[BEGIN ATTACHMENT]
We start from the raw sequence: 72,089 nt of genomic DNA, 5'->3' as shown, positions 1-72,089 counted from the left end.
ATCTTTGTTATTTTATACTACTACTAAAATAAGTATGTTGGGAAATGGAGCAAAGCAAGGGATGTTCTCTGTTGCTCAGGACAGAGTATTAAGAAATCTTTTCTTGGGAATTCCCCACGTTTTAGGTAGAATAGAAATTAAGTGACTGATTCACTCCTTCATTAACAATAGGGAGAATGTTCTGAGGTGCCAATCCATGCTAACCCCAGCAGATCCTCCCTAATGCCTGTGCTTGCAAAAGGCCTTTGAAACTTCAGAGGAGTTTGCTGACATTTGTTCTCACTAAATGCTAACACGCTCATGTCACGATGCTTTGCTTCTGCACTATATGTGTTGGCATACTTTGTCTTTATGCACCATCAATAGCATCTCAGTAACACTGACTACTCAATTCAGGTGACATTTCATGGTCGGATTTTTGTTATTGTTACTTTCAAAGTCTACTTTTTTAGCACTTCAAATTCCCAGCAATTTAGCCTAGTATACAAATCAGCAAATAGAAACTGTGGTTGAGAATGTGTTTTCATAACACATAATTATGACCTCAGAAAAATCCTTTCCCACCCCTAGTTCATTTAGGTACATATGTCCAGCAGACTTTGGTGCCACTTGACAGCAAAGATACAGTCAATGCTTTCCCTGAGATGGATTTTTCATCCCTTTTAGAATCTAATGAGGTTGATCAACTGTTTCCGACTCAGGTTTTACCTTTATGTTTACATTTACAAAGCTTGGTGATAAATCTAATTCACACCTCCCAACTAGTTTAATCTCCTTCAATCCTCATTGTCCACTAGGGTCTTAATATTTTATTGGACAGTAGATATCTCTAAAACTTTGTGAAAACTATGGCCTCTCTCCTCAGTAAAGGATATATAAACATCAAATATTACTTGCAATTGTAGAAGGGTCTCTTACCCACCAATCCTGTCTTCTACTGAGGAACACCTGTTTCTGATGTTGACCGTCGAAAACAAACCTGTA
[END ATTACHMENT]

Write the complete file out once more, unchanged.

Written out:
We start from the raw sequence: 72,089 nt of genomic DNA, 5'->3' as shown, positions 1-72,089 counted from the left end.
ATCTTTGTTATTTTATACTACTACTAAAATAAGTATGTTGGGAAATGGAGCAAAGCAAGGGATGTTCTCTGTTGCTCAGGACAGAGTATTAAGAAATCTTTTCTTGGGAATTCCCCACGTTTTAGGTAGAATAGAAATTAAGTGACTGATTCACTCCTTCATTAACAATAGGGAGAATGTTCTGAGGTGCCAATCCATGCTAACCCCAGCAGATCCTCCCTAATGCCTGTGCTTGCAAAAGGCCTTTGAAACTTCAGAGGAGTTTGCTGACATTTGTTCTCACTAAATGCTAACACGCTCATGTCACGATGCTTTGCTTCTGCACTATATGTGTTGGCATACTTTGTCTTTATGCACCATCAATAGCATCTCAGTAACACTGACTACTCAATTCAGGTGACATTTCATGGTCGGATTTTTGTTATTGTTACTTTCAAAGTCTACTTTTTTAGCACTTCAAATTCCCAGCAATTTAGCCTAGTATACAAATCAGCAAATAGAAACTGTGGTTGAGAATGTGTTTTCATAACACATAATTATGACCTCAGAAAAATCCTTTCCCACCCCTAGTTCATTTAGGTACATATGTCCAGCAGACTTTGGTGCCACTTGACAGCAAAGATACAGTCAATGCTTTCCCTGAGATGGATTTTTCATCCCTTTTAGAATCTAATGAGGTTGATCAACTGTTTCCGACTCAGGTTTTACCTTTATGTTTACATTTACAAAGCTTGGTGATAAATCTAATTCACACCTCCCAACTAGTTTAATCTCCTTCAATCCTCATTGTCCACTAGGGTCTTAATATTTTATTGGACAGTAGATATCTCTAAAACTTTGTGAAAACTATGGCCTCTCTCCTCAGTAAAGGATATATAAACATCAAATATTACTTGCAATTGTAGAAGGGTCTCTTACCCACCAATCCTGTCTTCTACTGAGGAACACCTGTTTCTGATGTTGACCGTCGAAAACAAACCTGTA